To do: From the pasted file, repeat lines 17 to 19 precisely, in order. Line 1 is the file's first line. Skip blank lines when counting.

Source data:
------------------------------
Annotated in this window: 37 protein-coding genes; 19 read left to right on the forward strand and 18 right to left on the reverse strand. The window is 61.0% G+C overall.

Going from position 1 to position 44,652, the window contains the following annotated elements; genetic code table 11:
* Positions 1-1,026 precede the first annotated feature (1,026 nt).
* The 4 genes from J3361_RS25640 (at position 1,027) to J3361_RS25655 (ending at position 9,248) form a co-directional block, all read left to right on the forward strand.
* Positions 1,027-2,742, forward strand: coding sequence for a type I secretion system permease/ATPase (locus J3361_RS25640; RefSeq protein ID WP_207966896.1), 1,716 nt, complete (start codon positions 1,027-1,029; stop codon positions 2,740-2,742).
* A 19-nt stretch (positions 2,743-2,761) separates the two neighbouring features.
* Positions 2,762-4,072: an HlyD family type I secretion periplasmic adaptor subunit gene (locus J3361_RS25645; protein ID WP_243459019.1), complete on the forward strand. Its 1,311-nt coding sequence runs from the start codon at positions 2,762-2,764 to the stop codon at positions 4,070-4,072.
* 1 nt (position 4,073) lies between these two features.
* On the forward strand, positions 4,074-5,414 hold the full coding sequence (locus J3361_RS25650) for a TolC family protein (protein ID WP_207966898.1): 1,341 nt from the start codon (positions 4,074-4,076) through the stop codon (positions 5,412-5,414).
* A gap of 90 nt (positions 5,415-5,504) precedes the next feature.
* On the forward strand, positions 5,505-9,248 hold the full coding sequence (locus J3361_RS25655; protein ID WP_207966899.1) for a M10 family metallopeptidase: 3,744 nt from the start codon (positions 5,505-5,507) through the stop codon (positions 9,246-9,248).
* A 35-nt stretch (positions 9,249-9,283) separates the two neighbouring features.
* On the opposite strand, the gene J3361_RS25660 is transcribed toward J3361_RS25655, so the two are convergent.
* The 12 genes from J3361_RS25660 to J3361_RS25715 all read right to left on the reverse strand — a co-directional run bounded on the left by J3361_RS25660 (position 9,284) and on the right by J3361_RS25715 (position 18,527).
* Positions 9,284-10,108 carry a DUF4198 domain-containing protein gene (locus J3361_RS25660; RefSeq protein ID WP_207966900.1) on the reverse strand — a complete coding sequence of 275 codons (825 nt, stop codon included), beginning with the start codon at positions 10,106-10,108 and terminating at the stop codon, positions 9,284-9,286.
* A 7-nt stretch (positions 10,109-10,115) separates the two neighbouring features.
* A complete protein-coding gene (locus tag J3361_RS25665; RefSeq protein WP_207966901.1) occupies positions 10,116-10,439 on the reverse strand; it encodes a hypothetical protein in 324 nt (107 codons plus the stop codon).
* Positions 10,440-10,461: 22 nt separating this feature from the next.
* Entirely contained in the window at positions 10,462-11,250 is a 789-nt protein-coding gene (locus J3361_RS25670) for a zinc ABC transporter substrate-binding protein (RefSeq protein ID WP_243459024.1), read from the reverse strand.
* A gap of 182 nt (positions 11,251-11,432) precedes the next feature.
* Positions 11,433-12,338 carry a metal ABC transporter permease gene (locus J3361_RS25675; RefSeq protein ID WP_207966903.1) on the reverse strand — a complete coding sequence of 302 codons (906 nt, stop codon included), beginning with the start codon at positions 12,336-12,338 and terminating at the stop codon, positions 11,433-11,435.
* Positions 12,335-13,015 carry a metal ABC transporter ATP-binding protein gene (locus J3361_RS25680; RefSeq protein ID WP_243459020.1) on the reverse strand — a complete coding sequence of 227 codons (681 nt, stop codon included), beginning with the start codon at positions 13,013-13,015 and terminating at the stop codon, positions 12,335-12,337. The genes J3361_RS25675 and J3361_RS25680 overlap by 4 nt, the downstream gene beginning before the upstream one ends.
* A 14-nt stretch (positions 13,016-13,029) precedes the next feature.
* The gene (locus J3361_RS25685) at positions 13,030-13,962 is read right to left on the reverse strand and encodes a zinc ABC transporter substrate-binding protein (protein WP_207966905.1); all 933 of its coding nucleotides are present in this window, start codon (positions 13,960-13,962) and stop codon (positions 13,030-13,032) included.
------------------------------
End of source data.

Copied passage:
* A complete protein-coding gene (locus tag J3361_RS25665; RefSeq protein WP_207966901.1) occupies positions 10,116-10,439 on the reverse strand; it encodes a hypothetical protein in 324 nt (107 codons plus the stop codon).
* Positions 10,440-10,461: 22 nt separating this feature from the next.
* Entirely contained in the window at positions 10,462-11,250 is a 789-nt protein-coding gene (locus J3361_RS25670) for a zinc ABC transporter substrate-binding protein (RefSeq protein ID WP_243459024.1), read from the reverse strand.